I understand your frustration. Making and threading holes is harder than most people think, especially when thousandths matter. Making and threading the holes first is a good strategy to overcome that difficulty because you can then accurately machine to the threaded hole locations.
If you can't make it precise make it adjustable.
When you can make things anyway you desire, do so.There are features commercial tools will never get, DIY opens that door.
I don't mind them tapped thru. Set narrow side in vise against a stop, and clock that for center line, long as they are close to equal width. However, this second operation can bulge the size enough to not fit slot anymore. Vise-held keeps that under control.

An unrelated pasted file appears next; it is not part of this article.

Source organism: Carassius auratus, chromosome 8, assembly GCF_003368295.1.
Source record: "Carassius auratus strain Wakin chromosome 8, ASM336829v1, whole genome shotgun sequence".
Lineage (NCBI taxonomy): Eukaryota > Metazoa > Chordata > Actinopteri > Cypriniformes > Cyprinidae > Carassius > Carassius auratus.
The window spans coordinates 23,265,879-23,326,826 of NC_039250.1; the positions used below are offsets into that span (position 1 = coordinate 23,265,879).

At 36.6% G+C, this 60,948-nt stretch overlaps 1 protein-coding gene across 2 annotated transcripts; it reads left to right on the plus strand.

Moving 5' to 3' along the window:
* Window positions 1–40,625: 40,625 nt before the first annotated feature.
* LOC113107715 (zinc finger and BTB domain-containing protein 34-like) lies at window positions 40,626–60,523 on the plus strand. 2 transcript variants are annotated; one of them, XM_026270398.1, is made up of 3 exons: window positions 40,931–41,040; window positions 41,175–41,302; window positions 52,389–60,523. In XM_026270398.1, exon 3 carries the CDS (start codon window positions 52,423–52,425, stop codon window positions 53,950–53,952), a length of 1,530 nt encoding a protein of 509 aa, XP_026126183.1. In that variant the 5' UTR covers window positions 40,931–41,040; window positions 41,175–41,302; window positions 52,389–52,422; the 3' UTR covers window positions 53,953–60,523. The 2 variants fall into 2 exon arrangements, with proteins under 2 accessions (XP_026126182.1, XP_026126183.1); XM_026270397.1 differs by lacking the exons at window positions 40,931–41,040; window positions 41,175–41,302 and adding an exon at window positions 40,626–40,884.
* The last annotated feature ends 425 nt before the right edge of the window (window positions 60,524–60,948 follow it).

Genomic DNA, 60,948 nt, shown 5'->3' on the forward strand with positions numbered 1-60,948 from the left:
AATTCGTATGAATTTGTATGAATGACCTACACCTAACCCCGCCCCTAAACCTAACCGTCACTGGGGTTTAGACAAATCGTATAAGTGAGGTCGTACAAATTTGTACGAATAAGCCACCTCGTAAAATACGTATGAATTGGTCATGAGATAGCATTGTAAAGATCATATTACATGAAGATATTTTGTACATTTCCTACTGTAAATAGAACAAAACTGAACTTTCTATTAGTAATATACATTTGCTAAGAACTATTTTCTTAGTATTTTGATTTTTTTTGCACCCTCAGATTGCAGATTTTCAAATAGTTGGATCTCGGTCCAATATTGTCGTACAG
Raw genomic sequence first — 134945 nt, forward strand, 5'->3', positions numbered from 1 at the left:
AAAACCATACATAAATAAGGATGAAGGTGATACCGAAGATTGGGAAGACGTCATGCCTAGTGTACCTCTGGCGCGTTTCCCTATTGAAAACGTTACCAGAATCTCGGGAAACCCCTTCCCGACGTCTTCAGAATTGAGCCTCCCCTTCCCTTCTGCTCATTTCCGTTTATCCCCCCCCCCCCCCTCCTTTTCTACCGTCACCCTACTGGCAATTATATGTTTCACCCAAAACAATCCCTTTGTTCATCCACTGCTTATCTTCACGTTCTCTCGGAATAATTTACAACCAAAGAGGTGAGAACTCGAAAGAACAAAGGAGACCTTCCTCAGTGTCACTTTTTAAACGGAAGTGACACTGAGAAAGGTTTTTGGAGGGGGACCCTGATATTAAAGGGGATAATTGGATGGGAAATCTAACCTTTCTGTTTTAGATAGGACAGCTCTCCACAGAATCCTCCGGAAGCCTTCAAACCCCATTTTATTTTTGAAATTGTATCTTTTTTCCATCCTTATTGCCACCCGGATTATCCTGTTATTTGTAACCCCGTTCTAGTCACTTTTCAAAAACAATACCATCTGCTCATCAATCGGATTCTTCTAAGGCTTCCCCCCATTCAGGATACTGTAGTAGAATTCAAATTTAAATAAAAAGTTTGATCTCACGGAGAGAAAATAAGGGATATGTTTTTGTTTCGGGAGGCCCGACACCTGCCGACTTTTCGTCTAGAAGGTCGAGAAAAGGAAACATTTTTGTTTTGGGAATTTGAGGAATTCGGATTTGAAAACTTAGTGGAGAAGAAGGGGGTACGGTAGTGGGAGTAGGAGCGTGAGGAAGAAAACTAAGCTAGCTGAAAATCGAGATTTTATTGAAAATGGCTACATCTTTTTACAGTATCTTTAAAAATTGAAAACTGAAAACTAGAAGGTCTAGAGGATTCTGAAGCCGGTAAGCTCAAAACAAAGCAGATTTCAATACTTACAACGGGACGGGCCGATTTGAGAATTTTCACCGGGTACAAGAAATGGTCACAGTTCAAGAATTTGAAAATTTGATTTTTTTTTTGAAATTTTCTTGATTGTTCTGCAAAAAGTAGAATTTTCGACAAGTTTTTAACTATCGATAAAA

If you tap first, do them in pairs, triplet or more in length. Mill them into central not on parallels, but 2 equal size small drill blanks in the holes, and punch mark one side beforehand to keep track.
Make some as long as possible that still fit coolant trough. They have room for more than one thread size; very handy.
Total height ~.030-.050 shallow of flush, so they don't protrude as the stud pulls them up. Gage from corner edge, overall height is rather inconsequential.
A good chamfer on the bottom 4 sides & corners, and 4 corners of the actual 'T' makes life easier, lower edge just broken; functioning as partial T-slot cleaners.
It's worth sliding each ALL the way through each slot. Previous users of the machine could over tighten hold-downs and burr inner edge of slot.
No commercial T-slots are made to fit better than you can DIY, but casehardening or heat treatment is one advantage they have. Plenty of us do that too...
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Last edited by Toolmaker51; 08-12-2020 at 11:09 PM.
...we'll learn more by wandering than searching...
Paul Jones (08-14-2020)
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